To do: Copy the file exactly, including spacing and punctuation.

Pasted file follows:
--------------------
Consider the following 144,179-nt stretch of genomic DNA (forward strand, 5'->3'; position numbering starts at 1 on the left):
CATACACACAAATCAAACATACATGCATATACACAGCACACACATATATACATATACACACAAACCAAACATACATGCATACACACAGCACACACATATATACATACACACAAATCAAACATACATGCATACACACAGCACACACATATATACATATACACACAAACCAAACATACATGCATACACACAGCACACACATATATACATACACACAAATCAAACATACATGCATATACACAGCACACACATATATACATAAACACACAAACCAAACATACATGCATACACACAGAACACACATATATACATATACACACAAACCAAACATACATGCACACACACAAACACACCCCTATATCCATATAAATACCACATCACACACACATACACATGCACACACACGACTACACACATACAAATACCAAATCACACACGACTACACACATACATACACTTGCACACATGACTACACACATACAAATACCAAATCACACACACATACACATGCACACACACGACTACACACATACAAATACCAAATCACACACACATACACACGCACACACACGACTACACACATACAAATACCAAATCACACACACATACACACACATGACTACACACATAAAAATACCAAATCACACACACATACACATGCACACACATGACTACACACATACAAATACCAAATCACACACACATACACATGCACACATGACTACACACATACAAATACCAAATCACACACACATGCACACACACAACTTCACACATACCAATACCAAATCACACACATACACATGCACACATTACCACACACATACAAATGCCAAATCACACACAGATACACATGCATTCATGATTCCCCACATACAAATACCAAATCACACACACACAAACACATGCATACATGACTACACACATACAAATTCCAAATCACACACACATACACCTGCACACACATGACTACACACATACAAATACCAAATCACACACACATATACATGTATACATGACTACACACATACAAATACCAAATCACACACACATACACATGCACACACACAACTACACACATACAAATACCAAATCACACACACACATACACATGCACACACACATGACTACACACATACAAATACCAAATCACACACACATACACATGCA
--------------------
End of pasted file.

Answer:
Consider the following 144,179-nt stretch of genomic DNA (forward strand, 5'->3'; position numbering starts at 1 on the left):
CATACACACAAATCAAACATACATGCATATACACAGCACACACATATATACATATACACACAAACCAAACATACATGCATACACACAGCACACACATATATACATACACACAAATCAAACATACATGCATACACACAGCACACACATATATACATATACACACAAACCAAACATACATGCATACACACAGCACACACATATATACATACACACAAATCAAACATACATGCATATACACAGCACACACATATATACATAAACACACAAACCAAACATACATGCATACACACAGAACACACATATATACATATACACACAAACCAAACATACATGCACACACACAAACACACCCCTATATCCATATAAATACCACATCACACACACATACACATGCACACACACGACTACACACATACAAATACCAAATCACACACGACTACACACATACATACACTTGCACACATGACTACACACATACAAATACCAAATCACACACACATACACATGCACACACACGACTACACACATACAAATACCAAATCACACACACATACACACGCACACACACGACTACACACATACAAATACCAAATCACACACACATACACACACATGACTACACACATAAAAATACCAAATCACACACACATACACATGCACACACATGACTACACACATACAAATACCAAATCACACACACATACACATGCACACATGACTACACACATACAAATACCAAATCACACACACATGCACACACACAACTTCACACATACCAATACCAAATCACACACATACACATGCACACATTACCACACACATACAAATGCCAAATCACACACAGATACACATGCATTCATGATTCCCCACATACAAATACCAAATCACACACACACAAACACATGCATACATGACTACACACATACAAATTCCAAATCACACACACATACACCTGCACACACATGACTACACACATACAAATACCAAATCACACACACATATACATGTATACATGACTACACACATACAAATACCAAATCACACACACATACACATGCACACACACAACTACACACATACAAATACCAAATCACACACACACATACACATGCACACACACATGACTACACACATACAAATACCAAATCACACACACATACACATGCA